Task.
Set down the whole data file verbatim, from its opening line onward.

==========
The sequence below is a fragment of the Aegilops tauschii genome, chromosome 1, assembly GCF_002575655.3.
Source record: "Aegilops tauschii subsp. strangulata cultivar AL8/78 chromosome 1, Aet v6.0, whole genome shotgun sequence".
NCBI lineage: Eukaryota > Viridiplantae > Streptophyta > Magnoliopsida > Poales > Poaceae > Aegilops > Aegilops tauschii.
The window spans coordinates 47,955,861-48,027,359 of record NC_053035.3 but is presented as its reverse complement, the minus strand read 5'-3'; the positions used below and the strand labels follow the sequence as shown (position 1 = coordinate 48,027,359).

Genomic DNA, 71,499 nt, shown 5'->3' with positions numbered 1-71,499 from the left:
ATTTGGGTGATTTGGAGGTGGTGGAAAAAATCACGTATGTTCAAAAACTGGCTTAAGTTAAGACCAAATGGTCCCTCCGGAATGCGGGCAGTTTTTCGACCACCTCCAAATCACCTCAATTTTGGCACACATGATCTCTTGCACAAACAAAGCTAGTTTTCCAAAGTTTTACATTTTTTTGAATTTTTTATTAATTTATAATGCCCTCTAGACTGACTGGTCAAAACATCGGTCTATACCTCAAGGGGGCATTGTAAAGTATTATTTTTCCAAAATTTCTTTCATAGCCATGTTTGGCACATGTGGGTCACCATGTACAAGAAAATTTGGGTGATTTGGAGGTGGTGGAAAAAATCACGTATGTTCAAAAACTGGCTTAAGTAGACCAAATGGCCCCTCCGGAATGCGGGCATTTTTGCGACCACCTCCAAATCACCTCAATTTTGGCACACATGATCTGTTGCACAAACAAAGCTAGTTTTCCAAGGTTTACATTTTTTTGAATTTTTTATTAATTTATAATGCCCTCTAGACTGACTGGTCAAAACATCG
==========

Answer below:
The sequence below is a fragment of the Aegilops tauschii genome, chromosome 1, assembly GCF_002575655.3.
Source record: "Aegilops tauschii subsp. strangulata cultivar AL8/78 chromosome 1, Aet v6.0, whole genome shotgun sequence".
NCBI lineage: Eukaryota > Viridiplantae > Streptophyta > Magnoliopsida > Poales > Poaceae > Aegilops > Aegilops tauschii.
The window spans coordinates 47,955,861-48,027,359 of record NC_053035.3 but is presented as its reverse complement, the minus strand read 5'-3'; the positions used below and the strand labels follow the sequence as shown (position 1 = coordinate 48,027,359).

Genomic DNA, 71,499 nt, shown 5'->3' with positions numbered 1-71,499 from the left:
ATTTGGGTGATTTGGAGGTGGTGGAAAAAATCACGTATGTTCAAAAACTGGCTTAAGTTAAGACCAAATGGTCCCTCCGGAATGCGGGCAGTTTTTCGACCACCTCCAAATCACCTCAATTTTGGCACACATGATCTCTTGCACAAACAAAGCTAGTTTTCCAAAGTTTTACATTTTTTTGAATTTTTTATTAATTTATAATGCCCTCTAGACTGACTGGTCAAAACATCGGTCTATACCTCAAGGGGGCATTGTAAAGTATTATTTTTCCAAAATTTCTTTCATAGCCATGTTTGGCACATGTGGGTCACCATGTACAAGAAAATTTGGGTGATTTGGAGGTGGTGGAAAAAATCACGTATGTTCAAAAACTGGCTTAAGTAGACCAAATGGCCCCTCCGGAATGCGGGCATTTTTGCGACCACCTCCAAATCACCTCAATTTTGGCACACATGATCTGTTGCACAAACAAAGCTAGTTTTCCAAGGTTTACATTTTTTTGAATTTTTTATTAATTTATAATGCCCTCTAGACTGACTGGTCAAAACATCG